The Brilliant Disaster: JFK, Castro, and America’s Doomed Invasion of Cuba’s Bay of Pigs
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New Releases. Description The American planned invasion of Cuba in remains one of the most ill-fated blunders the United States has ever committed - and still reverberates through American politics and policy today.
Despite the Kennedy Administration's initial insistence that the United States had nothing to do with the invasion, it soon became clear that the complex military operation had been planned and funded by the best and brightest minds in the highest reaches of the US Government. The invaders had been trained by CIA officers and supplied with American equipment, and the operation had been personally approved by the Joint Chiefs of Staff and the President of the United States. In its wake, the nation appeared stunningly inept, fantastically reckless and morally corrupt.
Now, journalist Jim Rasenberger, whose father was recruited to join the government's effort to bring home more than 1, men taken prisoner by Fidel Castro, takes a closer look at this dark incident in American history, illuminating what historian Theodore Draper called 'a perfect failure'.
The brilliant disaster : JFK, Castro, and America's doomed invasion of Cuba's Bay of Pigs
Eisenhower had first sanctioned the covert CIA operation in to topple Castro, who had nationalized American industries and strengthened ties with the Soviet Union after leading a revolution that ousted the pro-American military dictator Fulgencio Batista. When the plan, codenamed Operation Zapata, was presented to John F. Kennedy just weeks after he took the oath of office, the newly inaugurated president ultimately gave it his approval.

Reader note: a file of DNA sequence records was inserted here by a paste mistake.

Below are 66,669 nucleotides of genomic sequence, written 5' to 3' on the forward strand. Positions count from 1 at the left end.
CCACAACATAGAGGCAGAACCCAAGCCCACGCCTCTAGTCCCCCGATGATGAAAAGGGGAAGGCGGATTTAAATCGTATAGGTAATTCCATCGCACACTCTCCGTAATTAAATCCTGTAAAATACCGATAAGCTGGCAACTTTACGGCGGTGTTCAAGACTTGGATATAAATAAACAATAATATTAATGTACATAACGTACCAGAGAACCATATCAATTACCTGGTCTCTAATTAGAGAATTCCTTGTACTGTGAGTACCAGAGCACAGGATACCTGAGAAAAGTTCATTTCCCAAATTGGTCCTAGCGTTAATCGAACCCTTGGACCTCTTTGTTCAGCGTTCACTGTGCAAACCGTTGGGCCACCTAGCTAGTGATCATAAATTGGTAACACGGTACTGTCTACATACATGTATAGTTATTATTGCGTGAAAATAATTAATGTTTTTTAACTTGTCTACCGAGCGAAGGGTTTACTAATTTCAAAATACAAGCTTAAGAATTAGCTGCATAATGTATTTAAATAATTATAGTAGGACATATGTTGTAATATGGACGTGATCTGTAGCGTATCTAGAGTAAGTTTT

During the presidential campaign, Kennedy had repeatedly called for American intervention in Cuba. He beat up the Eisenhower administration for allowing Castro to come to power and not doing anything about it. Castro's soldiers at Playa de Giron in Cuba, after thwarting the ill-fated Bay of Pigs amphibious invasion. Even before the operation could be launched, however, Castro learned through his intelligence channels details of the American-backed plan. All he has to do is read our papers!
Although the invasion would lack the element of surprise, neither the CIA nor the White House called it off. Just hours after the initial strike on three Cuban airfields by the CIA-backed B bombers on April 15, the operation began to encounter problems.
They could not have a beachhead invasion if the ships could be sunk. Having failed to wipe out the Cuban air force, the operation encountered further difficulty when a planned ruse backfired. One of the bombers that took off from Nicaragua landed at Miami International Airport with its pilot claiming to be a Cuban air force defector.
The president responded on April 16 by cancelling a second round of bombings planned for the following day, which left Cuban air defenses intact for when the invasion force arrived in the Bay of Pigs the following morning.
All the Ways the Bay of Pigs Invasion Failed - HISTORY
An American plane that was shot down on Playa Giron by anti-aircraft batteries during the Bay of Pigs invasion. Things continued to go wrong as the American-backed fighting force attempted its amphibious landing under the cover of darkness. When studying reconnaissance photographs, CIA analysts had failed to spot coral reefs in the shallow waters of the Bay of Pigs that impeded the progress of landing craft and disabled a pair of boats.